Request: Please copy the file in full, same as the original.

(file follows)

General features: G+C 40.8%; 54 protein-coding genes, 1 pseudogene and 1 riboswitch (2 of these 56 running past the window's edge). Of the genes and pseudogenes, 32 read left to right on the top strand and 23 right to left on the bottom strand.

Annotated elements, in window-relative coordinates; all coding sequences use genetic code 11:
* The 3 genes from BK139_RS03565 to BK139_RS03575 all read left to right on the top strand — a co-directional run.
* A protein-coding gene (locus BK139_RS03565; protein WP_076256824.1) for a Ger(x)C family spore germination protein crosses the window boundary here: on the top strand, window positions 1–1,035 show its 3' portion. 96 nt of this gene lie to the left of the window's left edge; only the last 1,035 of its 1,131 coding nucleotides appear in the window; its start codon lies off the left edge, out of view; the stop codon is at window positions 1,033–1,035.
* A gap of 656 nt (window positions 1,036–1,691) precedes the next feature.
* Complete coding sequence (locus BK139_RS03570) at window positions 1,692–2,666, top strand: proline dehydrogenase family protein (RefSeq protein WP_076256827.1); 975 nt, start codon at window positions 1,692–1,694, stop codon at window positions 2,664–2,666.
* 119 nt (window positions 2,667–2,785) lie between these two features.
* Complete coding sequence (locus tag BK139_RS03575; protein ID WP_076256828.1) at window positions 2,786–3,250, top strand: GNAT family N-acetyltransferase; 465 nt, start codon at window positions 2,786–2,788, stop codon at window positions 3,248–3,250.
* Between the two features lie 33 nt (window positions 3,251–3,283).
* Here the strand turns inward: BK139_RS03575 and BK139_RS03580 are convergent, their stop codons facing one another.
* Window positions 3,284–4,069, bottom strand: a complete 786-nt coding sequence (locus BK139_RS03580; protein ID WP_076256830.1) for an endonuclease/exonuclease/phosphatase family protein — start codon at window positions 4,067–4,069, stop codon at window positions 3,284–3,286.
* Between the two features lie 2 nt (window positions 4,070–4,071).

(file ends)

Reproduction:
General features: G+C 40.8%; 54 protein-coding genes, 1 pseudogene and 1 riboswitch (2 of these 56 running past the window's edge). Of the genes and pseudogenes, 32 read left to right on the top strand and 23 right to left on the bottom strand.

Annotated elements, in window-relative coordinates; all coding sequences use genetic code 11:
* The 3 genes from BK139_RS03565 to BK139_RS03575 all read left to right on the top strand — a co-directional run.
* A protein-coding gene (locus BK139_RS03565; protein WP_076256824.1) for a Ger(x)C family spore germination protein crosses the window boundary here: on the top strand, window positions 1–1,035 show its 3' portion. 96 nt of this gene lie to the left of the window's left edge; only the last 1,035 of its 1,131 coding nucleotides appear in the window; its start codon lies off the left edge, out of view; the stop codon is at window positions 1,033–1,035.
* A gap of 656 nt (window positions 1,036–1,691) precedes the next feature.
* Complete coding sequence (locus BK139_RS03570) at window positions 1,692–2,666, top strand: proline dehydrogenase family protein (RefSeq protein WP_076256827.1); 975 nt, start codon at window positions 1,692–1,694, stop codon at window positions 2,664–2,666.
* 119 nt (window positions 2,667–2,785) lie between these two features.
* Complete coding sequence (locus tag BK139_RS03575; protein ID WP_076256828.1) at window positions 2,786–3,250, top strand: GNAT family N-acetyltransferase; 465 nt, start codon at window positions 2,786–2,788, stop codon at window positions 3,248–3,250.
* Between the two features lie 33 nt (window positions 3,251–3,283).
* Here the strand turns inward: BK139_RS03575 and BK139_RS03580 are convergent, their stop codons facing one another.
* Window positions 3,284–4,069, bottom strand: a complete 786-nt coding sequence (locus BK139_RS03580; protein ID WP_076256830.1) for an endonuclease/exonuclease/phosphatase family protein — start codon at window positions 4,067–4,069, stop codon at window positions 3,284–3,286.
* Between the two features lie 2 nt (window positions 4,070–4,071).